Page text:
It's all part of my rock and roll fantasy!
Bad Company…Bad Company…Oh yeah!
Laurence Fishburne is a CIA agent blackmailed into joining Ellen Barkin at the Grimes Organization, a shady business that blackmails people in power and…No…Wait.
Oh…Okay. Chris Rock plays the brother of a CIA agent killed in the line of duty. Anthony Hopkins recruits him to take his brother's place in hopes they will solve…no, wait. That's not it.
Jeff Bridges and a group of his friends? They decide to become a gang of desperados, and take on the Old West, only to find life behind the gun…That's not it either.
Hmm, so what Bad Company is this? Is it the old Madge Kennedy/Bigelow Cooper romance from 1925? Or is it that French film where the sweet young girl's love for her boyfriend forces her into a life of prostitution?
Well, it's some manner of Bad Company. What other Bad Company(s) are there? Enron? WorldCom? Oh, wait…its that band from the 1970s fronted by Paul Rodgers. You know the one. The one you did your first bong hit to? They sang those songs? You know, Feel Like Making Love and (appropriately enough) Bad Company?
Well, they must have realized that if ELP can reform and make money, they stood to make a mint. So the Bad Company media money machine has hit full saturation. And this presentation, culled from a series of concerts in early 2002, is the icing on the bank account.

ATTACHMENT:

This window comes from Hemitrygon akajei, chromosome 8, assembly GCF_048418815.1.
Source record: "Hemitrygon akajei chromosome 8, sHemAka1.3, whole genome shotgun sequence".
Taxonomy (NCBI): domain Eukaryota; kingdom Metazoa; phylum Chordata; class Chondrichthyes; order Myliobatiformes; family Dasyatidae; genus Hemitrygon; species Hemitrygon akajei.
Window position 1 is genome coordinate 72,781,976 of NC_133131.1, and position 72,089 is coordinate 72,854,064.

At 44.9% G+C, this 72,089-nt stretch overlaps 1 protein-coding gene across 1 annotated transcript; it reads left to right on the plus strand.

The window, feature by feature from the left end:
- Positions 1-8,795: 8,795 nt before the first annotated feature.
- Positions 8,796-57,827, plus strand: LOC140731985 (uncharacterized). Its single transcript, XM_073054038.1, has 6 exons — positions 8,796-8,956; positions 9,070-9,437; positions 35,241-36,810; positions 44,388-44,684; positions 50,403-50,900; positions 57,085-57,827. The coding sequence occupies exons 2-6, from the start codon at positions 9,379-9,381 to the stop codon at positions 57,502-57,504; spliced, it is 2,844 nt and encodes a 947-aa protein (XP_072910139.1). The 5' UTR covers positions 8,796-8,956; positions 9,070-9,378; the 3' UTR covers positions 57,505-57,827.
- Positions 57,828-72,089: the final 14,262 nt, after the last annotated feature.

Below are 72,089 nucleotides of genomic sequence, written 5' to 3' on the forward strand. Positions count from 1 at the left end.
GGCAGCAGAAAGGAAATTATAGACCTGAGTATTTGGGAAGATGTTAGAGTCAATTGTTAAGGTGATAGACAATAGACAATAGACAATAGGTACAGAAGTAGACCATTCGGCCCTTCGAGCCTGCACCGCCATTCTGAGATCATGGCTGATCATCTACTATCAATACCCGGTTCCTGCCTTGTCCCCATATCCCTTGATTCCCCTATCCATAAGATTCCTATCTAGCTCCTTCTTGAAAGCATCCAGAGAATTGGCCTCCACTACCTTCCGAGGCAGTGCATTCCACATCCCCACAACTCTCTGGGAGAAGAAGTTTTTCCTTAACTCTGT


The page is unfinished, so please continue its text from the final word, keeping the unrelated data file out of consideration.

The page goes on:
Sadly, this DVD is for the Bad Co. fan only. It is nothing more than a recorded concert (mind you, a pretty good one). It does not, however, transcend its format to become something else, like Stop Making Sense, or Storefront Hitchcock. This is not even ABBA: The Movie or Britney Spears Live in Las Vegas. It's really just a woefully out of step heavy metal act from the 1970s trading on audience good will and a healthy back catalog to make a buck. On the plus side, the band has never sounded better: tight, spirited, and musically accomplished. They perform all their hits, with Rodgers' solo version of Seagull a standout. On the bad side, the concert is mastered with the drums pushed far to the front and the crunchy guitar Bad Company was known for mixed down below the audience noise. Rodgers also engages in far too much audience sing-a-longs. You'd swear he was channeling Mitch Miller. Special guests Slash and Neil Schon (of Journey) are just wasted cameos. To survive for over 30 years in a business that prefers flash in the pan manufactured pop fads to musical chops is commendable. But aside from the songs, there is really no cinematic reason to own this DVD.
Technically, this is a first rate DVD production. The widescreen video transfer is perfect. The sound, in all its Dolby Digital configurations (2.0 Stereo and 5.1 Surround) is (aside from the aforementioned aesthetic mixing issues) fantastic. And there are literally hours of extras. There are discographies, band biographies, a photo gallery, hidden studio tracks, and DVD-ROM links. But the main feature is several lengthy interviews. They provide a sweeping overview of the band, from its formative stages to its eventual rock and roll preeminence and why it survives today. Each member gets a separate focus, and along with the usual accolades, there is some real insight into band dynamics and personality. Still, for all its chimes and chimera, this is a package almost exclusively for the Bad Company converted. While they may cool, they're not called merchants for nothing.
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